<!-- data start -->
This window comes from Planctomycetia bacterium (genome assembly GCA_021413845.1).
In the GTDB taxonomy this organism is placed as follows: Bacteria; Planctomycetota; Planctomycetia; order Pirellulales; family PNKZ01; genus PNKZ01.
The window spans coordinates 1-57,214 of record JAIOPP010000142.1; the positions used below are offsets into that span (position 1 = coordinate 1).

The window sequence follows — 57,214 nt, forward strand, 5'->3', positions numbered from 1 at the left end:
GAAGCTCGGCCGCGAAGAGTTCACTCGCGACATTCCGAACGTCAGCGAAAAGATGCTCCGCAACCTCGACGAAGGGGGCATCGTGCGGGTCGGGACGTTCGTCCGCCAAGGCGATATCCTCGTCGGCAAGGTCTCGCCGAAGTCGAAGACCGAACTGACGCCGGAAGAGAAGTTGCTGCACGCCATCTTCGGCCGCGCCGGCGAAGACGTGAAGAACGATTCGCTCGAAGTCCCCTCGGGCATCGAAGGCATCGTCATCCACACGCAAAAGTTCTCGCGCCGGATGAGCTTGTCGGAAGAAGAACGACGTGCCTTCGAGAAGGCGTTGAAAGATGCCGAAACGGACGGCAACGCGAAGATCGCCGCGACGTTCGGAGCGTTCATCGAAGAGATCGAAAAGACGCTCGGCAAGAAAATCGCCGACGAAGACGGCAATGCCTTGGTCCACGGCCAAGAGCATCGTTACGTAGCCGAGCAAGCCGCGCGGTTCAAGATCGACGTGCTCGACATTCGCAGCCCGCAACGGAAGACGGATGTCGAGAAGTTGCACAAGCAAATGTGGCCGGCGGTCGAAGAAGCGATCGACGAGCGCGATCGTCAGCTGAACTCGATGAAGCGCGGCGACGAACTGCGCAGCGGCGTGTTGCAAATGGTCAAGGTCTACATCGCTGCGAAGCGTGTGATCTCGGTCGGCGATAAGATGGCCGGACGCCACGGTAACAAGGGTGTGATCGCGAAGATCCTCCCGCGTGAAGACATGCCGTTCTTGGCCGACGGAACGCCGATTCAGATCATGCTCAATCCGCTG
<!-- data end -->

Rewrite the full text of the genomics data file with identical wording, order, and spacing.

This window comes from Planctomycetia bacterium (genome assembly GCA_021413845.1).
In the GTDB taxonomy this organism is placed as follows: Bacteria; Planctomycetota; Planctomycetia; order Pirellulales; family PNKZ01; genus PNKZ01.
The window spans coordinates 1-57,214 of record JAIOPP010000142.1; the positions used below are offsets into that span (position 1 = coordinate 1).

The window sequence follows — 57,214 nt, forward strand, 5'->3', positions numbered from 1 at the left end:
GAAGCTCGGCCGCGAAGAGTTCACTCGCGACATTCCGAACGTCAGCGAAAAGATGCTCCGCAACCTCGACGAAGGGGGCATCGTGCGGGTCGGGACGTTCGTCCGCCAAGGCGATATCCTCGTCGGCAAGGTCTCGCCGAAGTCGAAGACCGAACTGACGCCGGAAGAGAAGTTGCTGCACGCCATCTTCGGCCGCGCCGGCGAAGACGTGAAGAACGATTCGCTCGAAGTCCCCTCGGGCATCGAAGGCATCGTCATCCACACGCAAAAGTTCTCGCGCCGGATGAGCTTGTCGGAAGAAGAACGACGTGCCTTCGAGAAGGCGTTGAAAGATGCCGAAACGGACGGCAACGCGAAGATCGCCGCGACGTTCGGAGCGTTCATCGAAGAGATCGAAAAGACGCTCGGCAAGAAAATCGCCGACGAAGACGGCAATGCCTTGGTCCACGGCCAAGAGCATCGTTACGTAGCCGAGCAAGCCGCGCGGTTCAAGATCGACGTGCTCGACATTCGCAGCCCGCAACGGAAGACGGATGTCGAGAAGTTGCACAAGCAAATGTGGCCGGCGGTCGAAGAAGCGATCGACGAGCGCGATCGTCAGCTGAACTCGATGAAGCGCGGCGACGAACTGCGCAGCGGCGTGTTGCAAATGGTCAAGGTCTACATCGCTGCGAAGCGTGTGATCTCGGTCGGCGATAAGATGGCCGGACGCCACGGTAACAAGGGTGTGATCGCGAAGATCCTCCCGCGTGAAGACATGCCGTTCTTGGCCGACGGAACGCCGATTCAGATCATGCTCAATCCGCTG